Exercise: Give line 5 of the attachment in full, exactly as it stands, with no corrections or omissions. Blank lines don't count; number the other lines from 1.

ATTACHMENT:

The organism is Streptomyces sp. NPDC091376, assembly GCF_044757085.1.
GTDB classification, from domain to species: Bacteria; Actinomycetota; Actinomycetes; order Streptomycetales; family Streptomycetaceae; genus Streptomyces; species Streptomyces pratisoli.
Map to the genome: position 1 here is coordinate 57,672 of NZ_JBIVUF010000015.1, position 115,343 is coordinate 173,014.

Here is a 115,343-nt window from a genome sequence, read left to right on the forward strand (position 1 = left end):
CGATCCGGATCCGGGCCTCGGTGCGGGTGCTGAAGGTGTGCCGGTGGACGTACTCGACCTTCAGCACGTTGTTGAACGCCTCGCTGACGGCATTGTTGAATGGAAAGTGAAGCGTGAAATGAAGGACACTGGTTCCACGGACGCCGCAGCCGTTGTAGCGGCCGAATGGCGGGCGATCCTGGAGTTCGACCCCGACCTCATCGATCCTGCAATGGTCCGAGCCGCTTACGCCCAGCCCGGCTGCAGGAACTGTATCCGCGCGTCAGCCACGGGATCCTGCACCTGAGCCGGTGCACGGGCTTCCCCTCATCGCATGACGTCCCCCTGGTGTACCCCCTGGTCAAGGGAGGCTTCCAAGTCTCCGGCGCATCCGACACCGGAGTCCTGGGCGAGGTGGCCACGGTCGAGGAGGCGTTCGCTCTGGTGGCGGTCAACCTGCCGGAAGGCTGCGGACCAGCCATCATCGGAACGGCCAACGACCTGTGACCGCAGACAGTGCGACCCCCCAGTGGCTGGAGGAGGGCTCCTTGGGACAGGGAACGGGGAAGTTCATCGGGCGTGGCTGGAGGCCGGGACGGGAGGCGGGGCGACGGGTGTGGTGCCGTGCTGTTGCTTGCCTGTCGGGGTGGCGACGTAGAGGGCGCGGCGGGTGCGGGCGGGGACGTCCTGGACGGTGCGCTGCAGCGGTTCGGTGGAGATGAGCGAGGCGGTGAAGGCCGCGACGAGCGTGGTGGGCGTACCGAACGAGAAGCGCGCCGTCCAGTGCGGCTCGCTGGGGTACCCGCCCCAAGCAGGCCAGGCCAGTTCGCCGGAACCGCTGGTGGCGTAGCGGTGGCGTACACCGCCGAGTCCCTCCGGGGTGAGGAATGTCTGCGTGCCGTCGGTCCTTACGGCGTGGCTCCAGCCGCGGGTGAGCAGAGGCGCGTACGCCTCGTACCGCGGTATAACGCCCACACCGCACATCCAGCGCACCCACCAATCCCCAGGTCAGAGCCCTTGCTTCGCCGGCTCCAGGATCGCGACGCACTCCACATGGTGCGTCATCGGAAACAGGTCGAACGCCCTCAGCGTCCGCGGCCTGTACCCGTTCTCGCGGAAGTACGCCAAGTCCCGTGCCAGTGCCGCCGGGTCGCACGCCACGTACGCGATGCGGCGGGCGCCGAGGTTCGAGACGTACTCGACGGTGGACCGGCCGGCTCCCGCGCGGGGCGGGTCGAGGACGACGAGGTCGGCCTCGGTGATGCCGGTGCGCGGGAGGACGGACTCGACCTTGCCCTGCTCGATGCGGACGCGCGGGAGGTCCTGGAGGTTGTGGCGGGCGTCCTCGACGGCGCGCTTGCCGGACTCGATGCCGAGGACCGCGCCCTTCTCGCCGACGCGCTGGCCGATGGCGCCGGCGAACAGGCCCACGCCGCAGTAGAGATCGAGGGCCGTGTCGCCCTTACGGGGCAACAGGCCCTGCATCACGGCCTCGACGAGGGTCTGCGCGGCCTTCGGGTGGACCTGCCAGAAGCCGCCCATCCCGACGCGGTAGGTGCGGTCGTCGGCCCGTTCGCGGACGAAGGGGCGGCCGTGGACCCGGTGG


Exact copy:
CGATCCGGATCCGGGCCTCGGTGCGGGTGCTGAAGGTGTGCCGGTGGACGTACTCGACCTTCAGCACGTTGTTGAACGCCTCGCTGACGGCATTGTTGAATGGAAAGTGAAGCGTGAAATGAAGGACACTGGTTCCACGGACGCCGCAGCCGTTGTAGCGGCCGAATGGCGGGCGATCCTGGAGTTCGACCCCGACCTCATCGATCCTGCAATGGTCCGAGCCGCTTACGCCCAGCCCGGCTGCAGGAACTGTATCCGCGCGTCAGCCACGGGATCCTGCACCTGAGCCGGTGCACGGGCTTCCCCTCATCGCATGACGTCCCCCTGGTGTACCCCCTGGTCAAGGGAGGCTTCCAAGTCTCCGGCGCATCCGACACCGGAGTCCTGGGCGAGGTGGCCACGGTCGAGGAGGCGTTCGCTCTGGTGGCGGTCAACCTGCCGGAAGGCTGCGGACCAGCCATCATCGGAACGGCCAACGACCTGTGACCGCAGACAGTGCGACCCCCCAGTGGCTGGAGGAGGGCTCCTTGGGACAGGGAACGGGGAAGTTCATCGGGCGTGGCTGGAGGCCGGGACGGGAGGCGGGGCGACGGGTGTGGTGCCGTGCTGTTGCTTGCCTGTCGGGGTGGCGACGTAGAGGGCGCGGCGGGTGCGGGCGGGGACGTCCTGGACGGTGCGCTGCAGCGGTTCGGTGGAGATGAGCGAGGCGGTGAAGGCCGCGACGAGCGTGGTGGGCGTACCGAACGAGAAGCGCGCCGTCCAGTGCGGCTCGCTGGGGTACCCGCCCCAAGCAGGCCAGGCCAGTTCGCCGGAACCGCTGGTGGCGTAGCGGTGGCGTACACCGCCGAGTCCCTCCGGGGTGAGGAATGTCTGCGTGCCGTCGGTCCTTACGGCGTGGCTCCAGCCGCGGGTGAGCAGAGGCGCGTACGCCTCGTACCGCGGTATAACGCCCACACCGCACATCCAGCGCACCCACCAATCCCCAGGTCAGAGCCCTTGCTTCGCCGGCTCCAGGATCGCGACGCACTCCACATGGTGCGTCATCGGAAACAGGTCGAACGCCCTCAGCGTCCGCGGCCTGTACCCGTTCTCGCGGAAGTACGCCAAGTCCCGTGCCAGTGCCGCCGGGTCGCACGCCACGTACGCGATGCGGCGGGCGCCGAGGTTCGAGACGTACTCGACGGTGGACCGGCCGGCTCCCGCGCGGGGCGGGTCGAGGACGACGAGGTCGGCCTCGGTGATGCCGGTGCGCGGGAGGACGGACTCGACCTTGCCCTGCTCGATGCGGACGCGCGGGAGGTCCTGGAGGTTGTGGCGGGCGTCCTCGACGGCGCGCTTGCCGGACTCGATGCCGAGGACCGCGCCCTTCTCGCCGACGCGCTGGCCGATGGCGCCGGCGAACAGGCCCACGCCGCAGTAGAGATCGAGGGCCGTGTCGCCCTTACGGGGCAACAGGCCCTGCATCACGGCCTCGACGAGGGTCTGCGCGGCCTTCGGGTGGACCTGCCAGAAGCCGCCCATCCCGACGCGGTAGGTGCGGTCGTCGGCCCGTTCGCGGACGAAGGGGCGGCCGTGGACCCGGTGG